Phil Wilson

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  • Career Highlights
    • Performances with Louis Armstrong, Woody Herman, Frank Sinatra, Clark Terry, Buddy Rich, Herbie Hancock, and the Dorsey Brothers Orchestra, NDR Big Band (Hamburg, Germany), and Metropole Orchestra (Netherlands)
    • Recordings for Famous Door, the Boston Pops, Polydor, Freeform, Columbia, SESAC, and RCA
    • Former director of clinics at Mellon Arts Center, Harvard University, Yale University, Kansas State University, and University of California
    • Former chair, jazz division, New England Conservatory of Music
    • Member, board of directors, International Trombone Association
    • Recent recordings include Wizard of Oz Suite and The Pal Joey Suite with NDR Big Band on Capri, and AC-Cent-Tchu-Ate the Positive: Arlen Songs with Paul Schmeling on Seaside

In Their Own Words

"Teaching ensemble is a real juggling act. I am a coach, just like my father was a coach of the hockey team at Philips Exeter. And I've got his whistle that I use occasionally—I do!—because almost everybody in the Rainbow Band is a jazz player, a good one, in their own right. And you're dealing with that, trying to blend them together."

"Teaching is also like watching your garden blossom. You can actually feel the growth and the realization. Recently, a trombone student in our lesson was having trouble moving around the trombone comfortably at a faster tempo. We were both playing together, and he stopped all of a sudden after playing something that was really magnificent. He looked at me and he said, 'You know, I think we've just had a breakthrough.' When that happens, it's thrilling."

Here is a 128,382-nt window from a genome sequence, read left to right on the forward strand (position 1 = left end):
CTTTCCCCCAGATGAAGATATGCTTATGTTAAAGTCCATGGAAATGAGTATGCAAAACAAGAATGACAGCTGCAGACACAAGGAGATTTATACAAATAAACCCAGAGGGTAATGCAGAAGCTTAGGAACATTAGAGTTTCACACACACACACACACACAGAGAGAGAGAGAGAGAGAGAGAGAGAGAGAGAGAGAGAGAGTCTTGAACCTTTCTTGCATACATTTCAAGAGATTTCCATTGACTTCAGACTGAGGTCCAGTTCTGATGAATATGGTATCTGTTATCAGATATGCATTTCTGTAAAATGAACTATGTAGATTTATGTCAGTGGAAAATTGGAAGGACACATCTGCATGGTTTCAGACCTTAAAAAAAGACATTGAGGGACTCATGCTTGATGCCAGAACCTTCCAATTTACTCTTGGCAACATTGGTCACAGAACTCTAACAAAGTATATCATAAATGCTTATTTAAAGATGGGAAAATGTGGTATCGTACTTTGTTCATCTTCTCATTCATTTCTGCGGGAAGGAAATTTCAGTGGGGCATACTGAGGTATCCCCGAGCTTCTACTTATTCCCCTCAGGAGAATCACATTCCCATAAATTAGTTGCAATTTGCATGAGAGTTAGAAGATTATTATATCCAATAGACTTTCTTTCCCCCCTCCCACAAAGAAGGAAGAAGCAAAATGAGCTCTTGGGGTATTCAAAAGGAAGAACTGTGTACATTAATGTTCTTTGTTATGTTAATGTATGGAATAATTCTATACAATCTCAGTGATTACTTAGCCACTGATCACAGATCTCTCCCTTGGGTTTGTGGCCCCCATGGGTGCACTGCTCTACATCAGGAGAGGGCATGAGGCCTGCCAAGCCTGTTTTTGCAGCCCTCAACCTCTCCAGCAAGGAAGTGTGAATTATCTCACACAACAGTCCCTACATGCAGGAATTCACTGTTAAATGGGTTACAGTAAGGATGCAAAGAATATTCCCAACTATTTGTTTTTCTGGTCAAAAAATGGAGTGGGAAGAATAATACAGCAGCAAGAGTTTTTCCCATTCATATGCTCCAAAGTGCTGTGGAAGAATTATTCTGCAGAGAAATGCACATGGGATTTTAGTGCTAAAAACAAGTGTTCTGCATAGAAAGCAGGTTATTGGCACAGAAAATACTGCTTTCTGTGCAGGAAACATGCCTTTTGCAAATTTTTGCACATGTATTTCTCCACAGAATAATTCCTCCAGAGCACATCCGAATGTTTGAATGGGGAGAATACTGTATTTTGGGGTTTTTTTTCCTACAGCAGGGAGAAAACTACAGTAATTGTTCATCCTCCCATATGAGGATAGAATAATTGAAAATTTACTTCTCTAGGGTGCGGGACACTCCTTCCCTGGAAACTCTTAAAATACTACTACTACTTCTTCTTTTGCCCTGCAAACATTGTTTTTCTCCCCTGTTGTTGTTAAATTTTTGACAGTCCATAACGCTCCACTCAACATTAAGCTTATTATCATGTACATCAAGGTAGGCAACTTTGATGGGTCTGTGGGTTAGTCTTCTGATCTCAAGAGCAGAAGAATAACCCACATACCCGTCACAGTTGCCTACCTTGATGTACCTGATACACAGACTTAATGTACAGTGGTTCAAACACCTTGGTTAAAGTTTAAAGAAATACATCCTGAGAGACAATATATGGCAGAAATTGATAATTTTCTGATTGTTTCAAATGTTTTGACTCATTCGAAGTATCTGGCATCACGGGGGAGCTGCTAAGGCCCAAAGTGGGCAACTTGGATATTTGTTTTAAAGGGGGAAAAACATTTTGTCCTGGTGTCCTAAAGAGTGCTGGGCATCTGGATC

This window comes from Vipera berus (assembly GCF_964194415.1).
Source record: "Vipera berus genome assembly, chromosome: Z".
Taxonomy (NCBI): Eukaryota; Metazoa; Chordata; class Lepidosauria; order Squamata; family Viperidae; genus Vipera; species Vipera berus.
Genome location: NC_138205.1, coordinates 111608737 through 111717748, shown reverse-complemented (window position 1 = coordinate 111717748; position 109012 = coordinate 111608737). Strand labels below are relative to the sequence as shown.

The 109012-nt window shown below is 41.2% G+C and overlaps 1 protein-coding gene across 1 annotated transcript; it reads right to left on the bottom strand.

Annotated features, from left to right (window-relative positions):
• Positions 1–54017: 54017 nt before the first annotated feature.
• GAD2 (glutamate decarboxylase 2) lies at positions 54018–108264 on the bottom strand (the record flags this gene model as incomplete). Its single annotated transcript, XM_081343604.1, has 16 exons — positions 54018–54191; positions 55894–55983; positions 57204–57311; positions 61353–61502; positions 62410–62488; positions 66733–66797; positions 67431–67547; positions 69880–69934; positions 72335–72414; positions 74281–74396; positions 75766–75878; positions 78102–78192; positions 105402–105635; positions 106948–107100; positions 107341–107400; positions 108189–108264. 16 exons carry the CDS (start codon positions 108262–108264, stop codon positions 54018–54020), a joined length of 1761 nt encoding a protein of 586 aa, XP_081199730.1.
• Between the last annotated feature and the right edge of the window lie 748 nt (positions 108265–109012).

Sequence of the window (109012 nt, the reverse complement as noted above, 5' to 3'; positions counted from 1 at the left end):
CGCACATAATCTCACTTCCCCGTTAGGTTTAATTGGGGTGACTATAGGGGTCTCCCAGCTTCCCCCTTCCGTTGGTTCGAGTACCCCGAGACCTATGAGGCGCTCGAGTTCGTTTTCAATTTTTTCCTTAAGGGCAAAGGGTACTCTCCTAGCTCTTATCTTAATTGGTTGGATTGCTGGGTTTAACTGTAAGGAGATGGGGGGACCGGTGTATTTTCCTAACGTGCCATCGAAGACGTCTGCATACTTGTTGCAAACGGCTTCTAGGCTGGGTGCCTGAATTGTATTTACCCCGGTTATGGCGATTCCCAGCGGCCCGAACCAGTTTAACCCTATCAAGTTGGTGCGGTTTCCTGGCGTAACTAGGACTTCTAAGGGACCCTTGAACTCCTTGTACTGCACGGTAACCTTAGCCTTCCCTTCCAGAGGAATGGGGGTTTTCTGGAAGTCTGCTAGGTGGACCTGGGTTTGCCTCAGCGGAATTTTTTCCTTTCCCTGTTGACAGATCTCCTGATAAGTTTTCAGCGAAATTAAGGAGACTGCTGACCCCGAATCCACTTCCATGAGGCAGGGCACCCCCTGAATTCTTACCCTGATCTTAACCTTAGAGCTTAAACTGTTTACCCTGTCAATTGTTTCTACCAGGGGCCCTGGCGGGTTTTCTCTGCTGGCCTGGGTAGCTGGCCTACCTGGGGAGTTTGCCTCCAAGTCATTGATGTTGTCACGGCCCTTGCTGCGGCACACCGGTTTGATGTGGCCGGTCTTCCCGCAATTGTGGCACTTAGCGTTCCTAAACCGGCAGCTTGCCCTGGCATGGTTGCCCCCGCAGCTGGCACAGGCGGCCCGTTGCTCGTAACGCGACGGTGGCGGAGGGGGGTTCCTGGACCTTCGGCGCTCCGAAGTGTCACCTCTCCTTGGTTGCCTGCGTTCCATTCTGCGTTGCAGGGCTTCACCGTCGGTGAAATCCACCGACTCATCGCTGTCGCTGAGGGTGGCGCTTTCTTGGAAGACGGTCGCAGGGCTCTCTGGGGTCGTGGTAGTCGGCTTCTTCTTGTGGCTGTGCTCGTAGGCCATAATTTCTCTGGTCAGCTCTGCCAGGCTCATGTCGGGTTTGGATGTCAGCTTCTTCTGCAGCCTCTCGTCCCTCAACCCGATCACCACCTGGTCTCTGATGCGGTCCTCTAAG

"I can empathize with students who struggle because of the fact that everything did not come easily for me. My piano teacher discovered after five years of piano lessons that I was mildly dyslexic. At her recital, I opened the book to play 'The Star-Spangled Banner' and made it look real great, but what I played had nothing to do with what was on the page. I played my own version and brought the house down. At the next lesson she opened that book and said, 'Go ahead. Play it just like you did the other day.' And of course it was like amateur hour. So she suggested to my mother that I take up a single-lined instrument."

"What I really wanted to do was to play trumpet, because I loved Louis Armstrong and Dizzy Gillespie and all those guys. But we couldn't afford a trumpet at the time, and there was a trombone up in the loft of the church, so I became a trombonist."